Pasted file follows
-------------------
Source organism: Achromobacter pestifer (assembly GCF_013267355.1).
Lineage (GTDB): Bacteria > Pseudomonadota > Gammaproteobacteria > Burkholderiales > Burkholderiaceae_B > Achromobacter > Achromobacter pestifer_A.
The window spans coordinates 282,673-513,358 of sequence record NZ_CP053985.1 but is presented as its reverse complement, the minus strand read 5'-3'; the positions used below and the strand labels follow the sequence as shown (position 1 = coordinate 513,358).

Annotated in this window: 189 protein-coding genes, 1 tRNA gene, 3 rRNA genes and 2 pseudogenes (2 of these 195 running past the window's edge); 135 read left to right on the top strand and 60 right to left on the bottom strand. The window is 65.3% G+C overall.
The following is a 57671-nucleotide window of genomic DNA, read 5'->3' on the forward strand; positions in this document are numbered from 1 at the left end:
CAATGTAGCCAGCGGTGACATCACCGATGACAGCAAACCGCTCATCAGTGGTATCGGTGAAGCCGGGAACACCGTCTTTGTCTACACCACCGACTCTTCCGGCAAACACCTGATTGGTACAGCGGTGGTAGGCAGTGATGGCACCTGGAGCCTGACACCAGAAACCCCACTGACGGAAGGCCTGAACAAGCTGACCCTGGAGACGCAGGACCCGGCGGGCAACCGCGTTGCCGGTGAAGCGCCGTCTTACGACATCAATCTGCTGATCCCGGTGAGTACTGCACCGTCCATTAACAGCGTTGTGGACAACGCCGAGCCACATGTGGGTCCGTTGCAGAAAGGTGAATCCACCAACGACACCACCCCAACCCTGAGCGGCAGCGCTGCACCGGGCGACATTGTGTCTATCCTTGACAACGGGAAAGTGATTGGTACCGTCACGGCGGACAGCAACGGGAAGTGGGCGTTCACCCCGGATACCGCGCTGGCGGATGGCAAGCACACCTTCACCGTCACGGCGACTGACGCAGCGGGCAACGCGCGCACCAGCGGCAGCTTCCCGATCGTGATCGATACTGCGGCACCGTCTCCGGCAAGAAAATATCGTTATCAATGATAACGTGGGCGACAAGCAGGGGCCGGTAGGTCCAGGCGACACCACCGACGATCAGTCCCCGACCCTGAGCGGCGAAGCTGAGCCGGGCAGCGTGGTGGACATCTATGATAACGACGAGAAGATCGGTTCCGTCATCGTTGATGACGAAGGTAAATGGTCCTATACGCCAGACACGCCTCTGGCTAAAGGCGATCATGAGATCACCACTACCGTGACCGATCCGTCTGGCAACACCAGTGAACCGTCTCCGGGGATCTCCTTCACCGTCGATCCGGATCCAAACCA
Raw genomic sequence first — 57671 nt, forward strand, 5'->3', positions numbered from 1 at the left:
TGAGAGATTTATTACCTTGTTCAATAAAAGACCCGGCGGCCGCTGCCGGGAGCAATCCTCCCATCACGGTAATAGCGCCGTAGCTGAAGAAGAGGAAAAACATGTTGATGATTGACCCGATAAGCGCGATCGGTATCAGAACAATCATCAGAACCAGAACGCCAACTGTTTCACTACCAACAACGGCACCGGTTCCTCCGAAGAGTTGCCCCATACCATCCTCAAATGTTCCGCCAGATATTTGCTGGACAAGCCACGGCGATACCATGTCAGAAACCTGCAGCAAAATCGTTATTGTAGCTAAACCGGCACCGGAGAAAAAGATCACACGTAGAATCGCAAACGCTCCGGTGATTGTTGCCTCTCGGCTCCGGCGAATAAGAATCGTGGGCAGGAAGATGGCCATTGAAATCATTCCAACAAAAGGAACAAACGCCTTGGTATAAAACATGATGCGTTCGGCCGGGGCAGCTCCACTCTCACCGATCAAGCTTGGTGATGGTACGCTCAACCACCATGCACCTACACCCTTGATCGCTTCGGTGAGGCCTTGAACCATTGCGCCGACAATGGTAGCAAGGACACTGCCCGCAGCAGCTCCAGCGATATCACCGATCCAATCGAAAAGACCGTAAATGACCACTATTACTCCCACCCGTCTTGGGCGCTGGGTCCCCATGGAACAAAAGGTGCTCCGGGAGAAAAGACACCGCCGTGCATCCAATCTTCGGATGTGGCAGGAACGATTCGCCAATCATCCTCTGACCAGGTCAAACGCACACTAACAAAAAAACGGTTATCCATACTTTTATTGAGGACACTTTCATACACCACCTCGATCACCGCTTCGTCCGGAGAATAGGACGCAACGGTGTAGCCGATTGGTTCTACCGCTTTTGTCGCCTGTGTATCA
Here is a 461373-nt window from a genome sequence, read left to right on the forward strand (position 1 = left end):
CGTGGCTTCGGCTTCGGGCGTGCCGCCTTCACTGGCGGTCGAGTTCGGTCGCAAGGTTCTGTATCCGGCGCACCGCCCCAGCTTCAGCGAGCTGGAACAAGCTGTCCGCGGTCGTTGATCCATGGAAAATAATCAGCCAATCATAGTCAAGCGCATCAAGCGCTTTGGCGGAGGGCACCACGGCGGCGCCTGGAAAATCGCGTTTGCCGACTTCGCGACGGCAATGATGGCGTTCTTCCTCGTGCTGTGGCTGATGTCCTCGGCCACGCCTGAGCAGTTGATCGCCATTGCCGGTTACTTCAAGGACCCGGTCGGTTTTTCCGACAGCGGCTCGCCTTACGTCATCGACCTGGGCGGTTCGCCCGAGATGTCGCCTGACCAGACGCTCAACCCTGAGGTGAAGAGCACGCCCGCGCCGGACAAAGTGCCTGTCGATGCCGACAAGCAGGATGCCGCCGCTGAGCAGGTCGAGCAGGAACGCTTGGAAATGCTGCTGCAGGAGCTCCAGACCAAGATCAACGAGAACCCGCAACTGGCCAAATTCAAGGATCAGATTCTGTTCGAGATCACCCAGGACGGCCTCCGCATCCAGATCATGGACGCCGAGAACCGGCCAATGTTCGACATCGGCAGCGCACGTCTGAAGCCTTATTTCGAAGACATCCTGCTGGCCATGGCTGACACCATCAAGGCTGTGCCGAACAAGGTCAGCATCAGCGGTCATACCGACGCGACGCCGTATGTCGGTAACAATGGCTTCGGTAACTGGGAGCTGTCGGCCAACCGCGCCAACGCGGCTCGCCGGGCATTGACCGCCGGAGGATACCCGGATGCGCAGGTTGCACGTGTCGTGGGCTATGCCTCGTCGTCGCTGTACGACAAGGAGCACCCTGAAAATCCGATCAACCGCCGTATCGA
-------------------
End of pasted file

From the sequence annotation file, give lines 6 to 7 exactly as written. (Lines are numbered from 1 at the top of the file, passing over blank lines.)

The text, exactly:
CAATGTAGCCAGCGGTGACATCACCGATGACAGCAAACCGCTCATCAGTGGTATCGGTGAAGCCGGGAACACCGTCTTTGTCTACACCACCGACTCTTCCGGCAAACACCTGATTGGTACAGCGGTGGTAGGCAGTGATGGCACCTGGAGCCTGACACCAGAAACCCCACTGACGGAAGGCCTGAACAAGCTGACCCTGGAGACGCAGGACCCGGCGGGCAACCGCGTTGCCGGTGAAGCGCCGTCTTACGACATCAATCTGCTGATCCCGGTGAGTACTGCACCGTCCATTAACAGCGTTGTGGACAACGCCGAGCCACATGTGGGTCCGTTGCAGAAAGGTGAATCCACCAACGACACCACCCCAACCCTGAGCGGCAGCGCTGCACCGGGCGACATTGTGTCTATCCTTGACAACGGGAAAGTGATTGGTACCGTCACGGCGGACAGCAACGGGAAGTGGGCGTTCACCCCGGATACCGCGCTGGCGGATGGCAAGCACACCTTCACCGTCACGGCGACTGACGCAGCGGGCAACGCGCGCACCAGCGGCAGCTTCCCGATCGTGATCGATACTGCGGCACCGTCTCCGGCAAGAAAATATCGTTATCAATGATAACGTGGGCGACAAGCAGGGGCCGGTAGGTCCAGGCGACACCACCGACGATCAGTCCCCGACCCTGAGCGGCGAAGCTGAGCCGGGCAGCGTGGTGGACATCTATGATAACGACGAGAAGATCGGTTCCGTCATCGTTGATGACGAAGGTAAATGGTCCTATACGCCAGACACGCCTCTGGCTAAAGGCGATCATGAGATCACCACTACCGTGACCGATCCGTCTGGCAACACCAGTGAACCGTCTCCGGGGATCTCCTTCACCGTCGATCCGGATCCAAACCA
Raw genomic sequence first — 57671 nt, forward strand, 5'->3', positions numbered from 1 at the left: